Overnight Millionaires : Colombia’s Emerald Mines: Green Gold
About 150 miles from Bogota lie the mines of Muzo and Coscuez, the biggest emerald deposits in the world. The car drive from the Colombian capital over a potholed track takes eight to 10 hours.
To Santa Barbara, a small town 5 miles from the mining centers, the land is a lush green. Thereafter, the terrain is a gray bleakness. The wild mountain peaks are covered from morning until evening in a cloak of mist as if nature seeks to hide its treasures.
The houses in Santa Barbara are made of wood, despite the millions of pesos to be made in the town every day. There are no hotels, not even hostels for the simple traveler. Yet the finest and most expensive Scotch flows, and fortunes are squandered in the town’s bars and dives.
The neighboring town of Muzo usually has about 5,000 residents, but during an emerald boom--and that happens whenever a new seam is discovered--the population soars to 20,000.
For those unacquainted with the land, the journey into the mining zone can be extremely dangerous. Tourists are warned to stay away. The area has been dubbed the “Land of 1,001 Nights” and the “Devil’s Caldron.”
Wild rags-to-riches stories go the rounds in Muzo and Coscuez, where millionaires have been made overnight. Thousands of adventurers have lost their lives in bloody fighting among themselves. Numerous crosses planted by the roadside or dotting the fields are silent testimony to the violence.
The emerald is a form of beryl, a mineral found principally in granite and granite pegmatites. It is prospected in its pure form as a precious stone and is green or blue-green in color.
“The most valuable are the so-called ‘oil drops’ and ‘water eyes,’ veritable masterpieces of nature for which vast sums are paid,” explained a jeweler in Bogota.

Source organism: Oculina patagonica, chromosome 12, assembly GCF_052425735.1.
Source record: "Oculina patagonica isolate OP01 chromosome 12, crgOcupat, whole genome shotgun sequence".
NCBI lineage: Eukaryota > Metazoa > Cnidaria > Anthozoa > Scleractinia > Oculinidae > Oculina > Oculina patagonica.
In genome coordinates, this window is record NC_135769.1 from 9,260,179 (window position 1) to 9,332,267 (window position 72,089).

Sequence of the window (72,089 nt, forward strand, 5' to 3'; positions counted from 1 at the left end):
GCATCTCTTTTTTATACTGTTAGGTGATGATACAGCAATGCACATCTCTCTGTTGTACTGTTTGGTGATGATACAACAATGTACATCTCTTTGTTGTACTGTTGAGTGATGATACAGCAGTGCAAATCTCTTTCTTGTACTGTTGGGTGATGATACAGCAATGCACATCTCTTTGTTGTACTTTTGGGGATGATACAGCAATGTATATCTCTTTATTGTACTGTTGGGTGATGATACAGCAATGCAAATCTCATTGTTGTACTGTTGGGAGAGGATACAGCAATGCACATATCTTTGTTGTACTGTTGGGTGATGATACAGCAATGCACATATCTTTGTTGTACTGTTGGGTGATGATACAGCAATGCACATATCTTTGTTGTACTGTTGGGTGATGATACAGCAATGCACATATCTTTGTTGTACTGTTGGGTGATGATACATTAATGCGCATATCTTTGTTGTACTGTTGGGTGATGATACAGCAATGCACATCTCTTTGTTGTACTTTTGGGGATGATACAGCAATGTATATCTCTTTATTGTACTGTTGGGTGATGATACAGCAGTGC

The precious stones prospected in Muzo and Coscuez are sent to Bogota to be valued by experts. Shine, purity and color determine the price.
Emerald mines can also be found in Brazil, Africa, Australia, India and the Soviet Union. Japan even produces synthetic emeralds.
State Owns Resources
The deposits in Colombia were mined in pre-Columbian times. The present official prospector, the Compania Esmeraldas de Colombia, holds the concession from the state, which owns all mineral resources in the country.
The question of how much emerald is actually found in Colombia each year is difficult to answer, as great quantities of the precious stone disappear onto the black market.
Official figures put the annual legal export of emeralds at $36.3 million. However, insiders reckon that between $100 million and $150 million worth of Colombian emeralds are marketed each year.
The price of the stone depends on many factors, including ever-changing supply and demand, and the fluctuating rate of the dollar. Prospective purchasers are advised not to buy from strangers in the street, but to go to a respected jeweler.
Distinguishing a fake from the real thing is not an easy task, even for the experts. Many a traveler has returned home with worthless glass instead of a valuable gem.